Evaluation of crack depth in concrete using non-contact surface wave transmission measurement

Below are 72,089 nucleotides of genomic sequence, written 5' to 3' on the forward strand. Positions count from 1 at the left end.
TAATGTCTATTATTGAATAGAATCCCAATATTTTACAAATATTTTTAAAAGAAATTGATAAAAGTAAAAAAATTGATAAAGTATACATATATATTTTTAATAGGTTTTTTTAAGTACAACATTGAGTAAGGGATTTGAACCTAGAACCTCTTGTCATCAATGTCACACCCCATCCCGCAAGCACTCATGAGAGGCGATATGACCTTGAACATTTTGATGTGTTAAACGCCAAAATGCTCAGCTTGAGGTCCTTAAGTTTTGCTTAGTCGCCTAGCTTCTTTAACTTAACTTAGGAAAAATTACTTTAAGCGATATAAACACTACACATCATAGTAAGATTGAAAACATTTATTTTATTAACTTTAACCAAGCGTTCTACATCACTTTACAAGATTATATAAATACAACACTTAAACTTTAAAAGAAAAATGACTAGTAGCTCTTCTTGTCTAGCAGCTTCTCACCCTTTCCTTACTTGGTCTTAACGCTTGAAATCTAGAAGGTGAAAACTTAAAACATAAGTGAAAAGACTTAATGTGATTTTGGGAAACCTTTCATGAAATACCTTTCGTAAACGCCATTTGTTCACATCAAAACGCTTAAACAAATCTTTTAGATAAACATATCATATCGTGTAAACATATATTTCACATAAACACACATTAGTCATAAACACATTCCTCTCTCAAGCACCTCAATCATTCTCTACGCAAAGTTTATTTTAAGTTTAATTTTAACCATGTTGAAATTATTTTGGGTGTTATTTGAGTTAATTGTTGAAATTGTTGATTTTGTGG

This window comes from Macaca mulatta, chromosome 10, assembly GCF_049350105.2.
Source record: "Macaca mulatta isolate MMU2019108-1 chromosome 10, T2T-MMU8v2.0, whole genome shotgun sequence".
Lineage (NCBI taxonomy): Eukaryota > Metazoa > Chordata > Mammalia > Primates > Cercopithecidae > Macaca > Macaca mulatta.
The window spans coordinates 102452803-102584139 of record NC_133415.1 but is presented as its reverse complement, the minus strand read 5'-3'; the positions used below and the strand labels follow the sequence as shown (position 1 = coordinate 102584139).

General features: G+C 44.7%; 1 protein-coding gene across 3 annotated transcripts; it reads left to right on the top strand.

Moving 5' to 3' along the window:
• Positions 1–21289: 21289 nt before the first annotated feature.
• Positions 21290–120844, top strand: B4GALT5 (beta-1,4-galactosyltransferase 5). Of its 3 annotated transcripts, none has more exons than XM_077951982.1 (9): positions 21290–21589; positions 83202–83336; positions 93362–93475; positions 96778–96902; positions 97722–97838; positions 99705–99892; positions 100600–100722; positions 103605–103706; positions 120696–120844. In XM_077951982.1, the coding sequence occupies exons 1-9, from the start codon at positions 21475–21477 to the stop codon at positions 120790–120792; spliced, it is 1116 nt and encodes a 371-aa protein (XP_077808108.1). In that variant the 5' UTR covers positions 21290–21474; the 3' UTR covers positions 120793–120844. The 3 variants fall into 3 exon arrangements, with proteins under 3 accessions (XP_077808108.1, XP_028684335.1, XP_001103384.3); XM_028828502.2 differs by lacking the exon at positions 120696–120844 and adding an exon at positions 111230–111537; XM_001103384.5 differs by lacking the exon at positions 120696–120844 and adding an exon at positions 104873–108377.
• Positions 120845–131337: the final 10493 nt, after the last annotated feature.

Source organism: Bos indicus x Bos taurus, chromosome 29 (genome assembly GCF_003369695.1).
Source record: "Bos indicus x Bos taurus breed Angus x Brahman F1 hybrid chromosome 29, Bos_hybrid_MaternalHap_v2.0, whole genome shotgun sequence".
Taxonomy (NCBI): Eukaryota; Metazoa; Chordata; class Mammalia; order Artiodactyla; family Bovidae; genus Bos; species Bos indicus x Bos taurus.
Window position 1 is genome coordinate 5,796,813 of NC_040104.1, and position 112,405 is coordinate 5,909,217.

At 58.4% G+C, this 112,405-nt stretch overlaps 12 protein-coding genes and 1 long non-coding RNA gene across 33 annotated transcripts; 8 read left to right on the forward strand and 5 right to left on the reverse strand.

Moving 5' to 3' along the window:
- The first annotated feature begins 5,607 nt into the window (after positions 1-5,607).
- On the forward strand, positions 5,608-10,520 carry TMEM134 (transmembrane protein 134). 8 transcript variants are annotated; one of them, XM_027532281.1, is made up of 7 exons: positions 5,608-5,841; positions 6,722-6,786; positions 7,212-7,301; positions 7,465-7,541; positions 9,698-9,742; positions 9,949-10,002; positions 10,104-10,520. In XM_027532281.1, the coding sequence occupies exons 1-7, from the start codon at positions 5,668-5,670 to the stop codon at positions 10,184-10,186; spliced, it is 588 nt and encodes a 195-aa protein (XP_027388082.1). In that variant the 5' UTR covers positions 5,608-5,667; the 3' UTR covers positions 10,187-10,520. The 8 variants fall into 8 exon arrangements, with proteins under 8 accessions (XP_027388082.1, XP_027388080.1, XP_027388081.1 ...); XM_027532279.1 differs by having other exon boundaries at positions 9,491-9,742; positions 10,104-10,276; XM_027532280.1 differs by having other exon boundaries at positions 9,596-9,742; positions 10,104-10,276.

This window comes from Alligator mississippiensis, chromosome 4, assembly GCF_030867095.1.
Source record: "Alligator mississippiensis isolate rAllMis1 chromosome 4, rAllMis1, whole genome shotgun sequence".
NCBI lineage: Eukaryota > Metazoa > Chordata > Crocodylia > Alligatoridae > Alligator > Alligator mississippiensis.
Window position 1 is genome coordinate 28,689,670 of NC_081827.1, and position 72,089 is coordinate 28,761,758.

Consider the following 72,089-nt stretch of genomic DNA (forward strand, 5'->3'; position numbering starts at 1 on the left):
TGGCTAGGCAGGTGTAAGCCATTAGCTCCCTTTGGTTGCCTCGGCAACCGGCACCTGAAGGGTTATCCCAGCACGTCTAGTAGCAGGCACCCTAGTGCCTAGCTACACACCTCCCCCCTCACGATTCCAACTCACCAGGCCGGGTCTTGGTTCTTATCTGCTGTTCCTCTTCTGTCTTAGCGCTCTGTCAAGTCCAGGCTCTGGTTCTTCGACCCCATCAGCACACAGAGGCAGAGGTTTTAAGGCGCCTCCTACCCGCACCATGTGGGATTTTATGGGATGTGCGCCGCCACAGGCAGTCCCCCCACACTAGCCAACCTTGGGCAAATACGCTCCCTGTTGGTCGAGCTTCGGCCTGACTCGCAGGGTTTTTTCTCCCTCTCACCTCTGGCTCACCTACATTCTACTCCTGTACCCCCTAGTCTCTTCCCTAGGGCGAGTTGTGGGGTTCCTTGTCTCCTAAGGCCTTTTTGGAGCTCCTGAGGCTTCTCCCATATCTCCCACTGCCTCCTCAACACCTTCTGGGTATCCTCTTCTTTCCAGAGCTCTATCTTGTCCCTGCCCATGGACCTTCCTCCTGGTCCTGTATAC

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The purpose of this study is to develop a non-contact air-coupled NDT method to identify and characterize surface-breaking cracks in concrete structures using surface wave transmission measurements. It has been found that the surface wave transmission (SWT) across a surface-breaking crack is related to the crack depth. However, inconsistence was noticed in surface wave transmission measurements. In this dissertation, the author first summarized limitations of the current SWT method for application to concrete structures, which include inconsistent sensor coupling, near-field effect of sensors, effects of crack width, external loading effect on surface wave transmission coefficient, and lack of a repeatable source. In this dissertation, the author attempts to find solutions to the aforementioned problems. First, non-contact air-coupled sensors were applied to the SWT method to reduce experimental errors caused by inconsistent coupling condition of conventional contact sensors. Air-coupled sensing enables reliable and consistent results, and significantly improves test-speed. Results from laboratory and field tests demonstrate effectiveness of air-coupled sensors. Second, appropriate sensor-to-source configurations are proposed to reduce undesirable effects: (i) the near-field effect of sensors around a crack, and (ii) contribution of multiple modes in a plate-like structure with a finite thickness. Near-scattering of surface waves interacting with a surface-breaking crack was investigated using numerical simulations (finite element method) and experimental studies over a wide range of the normalized crack depth (h/λ: crack depth normalized by wavelength of surface waves) and the normalized frequency-thickness ratio (f-H/CR: frequency-thick normalized by Rayleigh wave speed). Third, effects of external loadings on transmission coefficient of surface waves in concrete were investigated through a series of experimental studies. In the research, variation of the transmission coefficient is presented as a function of crack mouth opening displacement (CMOD). This provides a guideline on minimum CMOD to which the SWT method can be reasonably applied. In addition, the author experimentally demonstrates that using low-cost piezoceramic sensors is effective in generating consistent stress waves in concrete. Finally, the author demonstrates that the air-coupled SWT method developed in this study is effective for in-situ estimates of a surface-breaking crack in large concrete structures.